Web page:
When Should Open Source Be Written Into Law?

by Ostatic Staff - Jan. 22, 2012

As a systems administrator, I tend to think about source code and computing platform in large numbers. Computers however are getting smaller and more powerful, and the reality of computers that we put in or on our body as a normal daily routine is coming closer, and for many is already here. When our safety, our liberty, and our sense of humanity are tied to programmable devices, should we not only hope, but expect that we should have the right to examine how these devices function?

Last August Karen Sandler, the executive directory of the GNOME foundation gave a short talk about her implanted defibrillator, a device which can shock her heart to revive her if it stops functioning. After hearing the news that she would need to wear the device, she asked the manufacturer for the source code, and was denied. To make matters worse, she found that the FDA does not review or have access to the source code. She also found that she had no legal recourse against the manufacturer to force them to release their code. To top it all off, the manufacturer ignored her Freedom Of Information Act request. Twice.

Karen wished to know how the device implanted on her heart functions. Since her life, quite literally, depends on the device functioning as advertised when she needs it. Software has bugs, and since the source code is not reviewed by anyone outside of the company, Karen’s understanding of how software works increases her anxiety. Karen is obviously not the only person with one of these devices implanted, but her story is a good starting point for discussing when and where releasing source code for public scrutiny should be mandated by law. American lawmakers have the time to discuss how the public should have access to movies, isn’t the public health and safety far more important?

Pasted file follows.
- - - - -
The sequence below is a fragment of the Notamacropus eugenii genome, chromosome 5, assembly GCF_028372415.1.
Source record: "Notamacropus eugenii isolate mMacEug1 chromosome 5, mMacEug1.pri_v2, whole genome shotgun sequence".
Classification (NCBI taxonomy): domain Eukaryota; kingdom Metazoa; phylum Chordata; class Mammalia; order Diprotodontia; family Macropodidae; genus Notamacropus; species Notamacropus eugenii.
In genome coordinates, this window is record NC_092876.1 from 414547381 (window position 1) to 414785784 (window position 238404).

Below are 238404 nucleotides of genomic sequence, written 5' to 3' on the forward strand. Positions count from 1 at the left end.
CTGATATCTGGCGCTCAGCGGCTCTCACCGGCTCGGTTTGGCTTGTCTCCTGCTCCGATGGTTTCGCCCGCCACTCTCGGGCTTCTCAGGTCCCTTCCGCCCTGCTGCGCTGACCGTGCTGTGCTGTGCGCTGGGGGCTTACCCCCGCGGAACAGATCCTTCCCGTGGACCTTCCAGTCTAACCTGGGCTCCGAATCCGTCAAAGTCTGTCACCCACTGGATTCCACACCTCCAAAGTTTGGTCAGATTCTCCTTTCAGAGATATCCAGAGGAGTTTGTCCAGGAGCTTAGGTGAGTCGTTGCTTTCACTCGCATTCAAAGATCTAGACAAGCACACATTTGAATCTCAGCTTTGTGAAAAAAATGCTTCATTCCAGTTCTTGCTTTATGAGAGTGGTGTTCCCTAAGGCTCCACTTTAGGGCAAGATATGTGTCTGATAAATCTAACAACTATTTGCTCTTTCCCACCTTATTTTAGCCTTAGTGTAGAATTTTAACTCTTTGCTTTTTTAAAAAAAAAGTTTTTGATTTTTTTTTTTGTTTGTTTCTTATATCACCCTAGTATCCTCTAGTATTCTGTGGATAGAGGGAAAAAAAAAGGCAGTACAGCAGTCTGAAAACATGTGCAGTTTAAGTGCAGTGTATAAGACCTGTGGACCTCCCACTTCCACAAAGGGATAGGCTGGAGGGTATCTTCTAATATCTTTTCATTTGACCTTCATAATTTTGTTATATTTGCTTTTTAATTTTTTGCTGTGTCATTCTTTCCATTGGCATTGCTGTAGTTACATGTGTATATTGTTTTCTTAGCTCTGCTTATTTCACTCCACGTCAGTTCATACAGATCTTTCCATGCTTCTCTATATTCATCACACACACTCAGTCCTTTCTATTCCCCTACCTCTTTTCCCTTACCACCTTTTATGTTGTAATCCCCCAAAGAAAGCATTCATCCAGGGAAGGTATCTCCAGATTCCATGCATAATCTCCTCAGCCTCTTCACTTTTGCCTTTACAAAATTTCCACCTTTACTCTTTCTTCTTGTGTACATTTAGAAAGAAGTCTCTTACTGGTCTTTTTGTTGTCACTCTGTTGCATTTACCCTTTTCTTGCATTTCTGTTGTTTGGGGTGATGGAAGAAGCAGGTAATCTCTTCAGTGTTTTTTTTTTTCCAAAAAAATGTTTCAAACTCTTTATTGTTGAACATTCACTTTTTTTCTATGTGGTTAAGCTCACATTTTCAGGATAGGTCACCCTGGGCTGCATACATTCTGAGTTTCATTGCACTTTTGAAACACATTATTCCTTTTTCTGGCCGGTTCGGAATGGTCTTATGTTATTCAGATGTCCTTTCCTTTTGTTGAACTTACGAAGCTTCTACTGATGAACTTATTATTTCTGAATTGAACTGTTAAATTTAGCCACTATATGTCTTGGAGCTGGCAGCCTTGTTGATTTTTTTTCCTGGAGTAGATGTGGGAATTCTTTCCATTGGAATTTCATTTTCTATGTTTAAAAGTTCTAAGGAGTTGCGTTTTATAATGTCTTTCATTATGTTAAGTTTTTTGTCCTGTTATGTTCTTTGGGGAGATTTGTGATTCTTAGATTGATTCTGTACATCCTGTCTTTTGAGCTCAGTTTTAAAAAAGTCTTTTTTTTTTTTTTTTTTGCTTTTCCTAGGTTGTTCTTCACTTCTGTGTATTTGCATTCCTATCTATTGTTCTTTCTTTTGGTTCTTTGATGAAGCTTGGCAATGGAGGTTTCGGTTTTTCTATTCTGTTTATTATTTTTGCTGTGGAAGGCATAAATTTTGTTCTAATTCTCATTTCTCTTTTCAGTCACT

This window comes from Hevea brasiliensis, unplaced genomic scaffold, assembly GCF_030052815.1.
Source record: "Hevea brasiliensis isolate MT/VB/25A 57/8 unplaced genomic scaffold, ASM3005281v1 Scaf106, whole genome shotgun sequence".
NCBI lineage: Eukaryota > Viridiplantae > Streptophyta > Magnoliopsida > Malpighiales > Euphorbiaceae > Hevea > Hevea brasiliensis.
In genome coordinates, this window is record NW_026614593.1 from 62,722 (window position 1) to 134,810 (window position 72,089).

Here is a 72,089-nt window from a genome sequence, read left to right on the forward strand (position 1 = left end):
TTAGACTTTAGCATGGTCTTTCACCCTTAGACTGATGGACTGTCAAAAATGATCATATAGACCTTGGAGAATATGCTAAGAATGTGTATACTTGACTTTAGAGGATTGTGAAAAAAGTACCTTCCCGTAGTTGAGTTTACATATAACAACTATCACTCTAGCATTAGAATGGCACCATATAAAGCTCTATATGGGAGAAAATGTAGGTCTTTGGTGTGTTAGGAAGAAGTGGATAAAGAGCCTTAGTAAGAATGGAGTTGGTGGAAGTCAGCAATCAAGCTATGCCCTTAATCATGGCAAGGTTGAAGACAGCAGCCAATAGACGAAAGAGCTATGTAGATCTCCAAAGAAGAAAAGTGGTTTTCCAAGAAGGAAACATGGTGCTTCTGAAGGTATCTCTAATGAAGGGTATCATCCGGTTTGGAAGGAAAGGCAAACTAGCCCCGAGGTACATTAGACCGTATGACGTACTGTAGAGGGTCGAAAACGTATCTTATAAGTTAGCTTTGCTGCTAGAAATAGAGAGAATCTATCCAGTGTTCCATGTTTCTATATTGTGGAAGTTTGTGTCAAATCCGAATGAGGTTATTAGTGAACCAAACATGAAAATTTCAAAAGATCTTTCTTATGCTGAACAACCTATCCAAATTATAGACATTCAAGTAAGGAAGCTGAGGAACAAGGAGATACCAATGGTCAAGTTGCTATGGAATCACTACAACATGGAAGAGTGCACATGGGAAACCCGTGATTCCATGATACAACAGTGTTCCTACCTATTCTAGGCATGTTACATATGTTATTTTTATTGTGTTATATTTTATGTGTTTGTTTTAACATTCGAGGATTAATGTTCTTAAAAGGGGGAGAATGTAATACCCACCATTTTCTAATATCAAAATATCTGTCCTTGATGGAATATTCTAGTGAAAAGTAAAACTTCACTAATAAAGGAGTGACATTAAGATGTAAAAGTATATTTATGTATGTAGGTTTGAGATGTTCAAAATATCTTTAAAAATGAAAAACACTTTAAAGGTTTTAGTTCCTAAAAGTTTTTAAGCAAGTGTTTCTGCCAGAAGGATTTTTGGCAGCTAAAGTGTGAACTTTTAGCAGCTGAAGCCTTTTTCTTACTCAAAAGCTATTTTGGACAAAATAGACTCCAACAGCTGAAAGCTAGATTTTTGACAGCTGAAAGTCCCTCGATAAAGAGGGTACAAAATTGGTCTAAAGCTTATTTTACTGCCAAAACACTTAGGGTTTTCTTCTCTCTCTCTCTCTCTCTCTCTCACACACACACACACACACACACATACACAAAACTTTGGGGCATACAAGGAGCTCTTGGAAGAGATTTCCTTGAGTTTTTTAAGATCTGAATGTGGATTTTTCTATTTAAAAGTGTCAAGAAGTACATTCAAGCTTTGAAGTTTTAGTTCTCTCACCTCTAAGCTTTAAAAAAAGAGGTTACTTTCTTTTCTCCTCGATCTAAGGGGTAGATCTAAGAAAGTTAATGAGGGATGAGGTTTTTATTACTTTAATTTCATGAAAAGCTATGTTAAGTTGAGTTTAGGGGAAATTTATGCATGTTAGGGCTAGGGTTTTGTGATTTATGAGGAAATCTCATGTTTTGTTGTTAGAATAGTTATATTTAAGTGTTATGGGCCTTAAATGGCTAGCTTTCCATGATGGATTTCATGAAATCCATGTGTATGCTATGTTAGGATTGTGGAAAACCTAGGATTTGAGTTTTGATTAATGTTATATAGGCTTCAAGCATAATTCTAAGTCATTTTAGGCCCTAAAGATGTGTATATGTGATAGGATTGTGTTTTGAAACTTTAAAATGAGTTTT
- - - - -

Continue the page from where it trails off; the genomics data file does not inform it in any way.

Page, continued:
I would suggest three areas of software which should be available upon request, without question.

  1. Medical Implants. Unequivocally, any programmable electronic device which we put into our bodies should be available for review.

  2. Automotives. Today I started our family van by pressing a button before we opened the door. The software that controls the ignition also controls various other portions of the automobile’s operation. Since our safety while driving depends on the vehicles correct operation, this too should be available for review.

  3. Government Service Devices. Voting machines are the most obvious example of a class of device designed for public use for an important service. Speed cameras are another.

If our well-being depends on a device, shouldn’t we have access to how the device functions? Before the digital revolution, most devices of importance were mechanical in nature. Even electronics were wired in a way that a person could open up and understand. The new times call for new laws, laws written to protect and enrich the public. Open source is not just about the battle for the desktop anymore.